National Money Mart v 24 Gold - Ontario Superior Court finds that the 2-year Ontario limitation period for a claim for unpaid HST starts running only when the supplier pays that tax

ETA s. 224 provides that a supplier can sue the recipient of a taxable supply for unpaid GST/HST on the supply upon meeting conditions including that the supplier “has accounted for or remitted the tax payable by the recipient in respect of the supply to the Receiver General.” A supplier did not charge HST on a sale of unrefined gold (perhaps being unaware of the distinction between it and refined gold). Later it was audited and assessed for the missing HST, and on payment of the assessment, it sued the purchaser for the tax.

The purchaser argued that the two-year time limitation under the Limitations Act 2002 (Ontario) started running from the time that the supplier should have invoiced the HST on the sales, so that the supplier’s right of action under ETA s. 224 was out of time. In rejecting this argument, Diamond J found that the supplier did not have a right of action under s. 224 until it had been assessed for and paid the HST, so that the two-year limitation period only started running from that point. Thus, the supplier’s s. 224 action had been brought in time.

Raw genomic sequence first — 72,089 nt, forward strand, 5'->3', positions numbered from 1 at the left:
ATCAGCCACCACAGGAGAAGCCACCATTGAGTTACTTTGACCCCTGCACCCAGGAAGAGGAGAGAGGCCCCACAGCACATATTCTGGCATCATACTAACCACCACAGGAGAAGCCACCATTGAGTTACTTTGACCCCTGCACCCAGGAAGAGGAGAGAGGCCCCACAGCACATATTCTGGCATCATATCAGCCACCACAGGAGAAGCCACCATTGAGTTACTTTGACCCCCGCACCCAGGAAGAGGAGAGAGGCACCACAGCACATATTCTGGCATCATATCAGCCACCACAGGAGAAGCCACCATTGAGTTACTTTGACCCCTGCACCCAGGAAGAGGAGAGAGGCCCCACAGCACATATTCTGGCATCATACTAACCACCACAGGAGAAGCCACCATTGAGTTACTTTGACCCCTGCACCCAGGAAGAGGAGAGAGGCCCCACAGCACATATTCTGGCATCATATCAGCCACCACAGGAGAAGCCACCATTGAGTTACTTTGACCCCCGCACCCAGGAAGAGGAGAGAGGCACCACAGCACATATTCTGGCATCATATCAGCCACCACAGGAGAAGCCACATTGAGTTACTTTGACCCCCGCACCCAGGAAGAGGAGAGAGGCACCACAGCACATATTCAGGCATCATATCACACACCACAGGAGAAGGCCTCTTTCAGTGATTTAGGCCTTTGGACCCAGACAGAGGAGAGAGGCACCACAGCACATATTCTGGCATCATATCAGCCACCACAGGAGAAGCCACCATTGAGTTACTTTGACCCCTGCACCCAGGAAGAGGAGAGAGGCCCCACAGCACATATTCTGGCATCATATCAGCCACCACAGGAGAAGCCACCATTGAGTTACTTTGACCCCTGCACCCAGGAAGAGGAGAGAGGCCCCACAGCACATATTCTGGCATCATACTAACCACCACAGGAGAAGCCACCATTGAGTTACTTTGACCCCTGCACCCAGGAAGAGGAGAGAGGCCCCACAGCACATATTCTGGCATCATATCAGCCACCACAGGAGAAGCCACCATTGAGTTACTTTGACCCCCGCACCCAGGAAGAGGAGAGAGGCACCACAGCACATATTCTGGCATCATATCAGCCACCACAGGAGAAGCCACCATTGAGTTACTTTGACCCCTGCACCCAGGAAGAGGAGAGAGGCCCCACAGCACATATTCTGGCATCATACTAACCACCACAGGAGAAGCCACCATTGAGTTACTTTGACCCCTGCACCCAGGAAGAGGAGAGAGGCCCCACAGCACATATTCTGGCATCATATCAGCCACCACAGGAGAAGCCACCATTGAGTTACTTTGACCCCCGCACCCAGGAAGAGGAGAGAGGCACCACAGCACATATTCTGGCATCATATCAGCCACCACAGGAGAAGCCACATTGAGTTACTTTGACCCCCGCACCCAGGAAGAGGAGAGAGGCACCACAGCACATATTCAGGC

He also found that the purchaser was not time-barred under ETA s. 225(4) from claiming an input tax credit given that HST had not originally been charged by the supplier.

Neal Armstrong. Summaries of National Money Mart Co. v 24 Gold Group Ltd, 2017 ONSC 6373 under ETA s. 224 and s. 225(4)(c).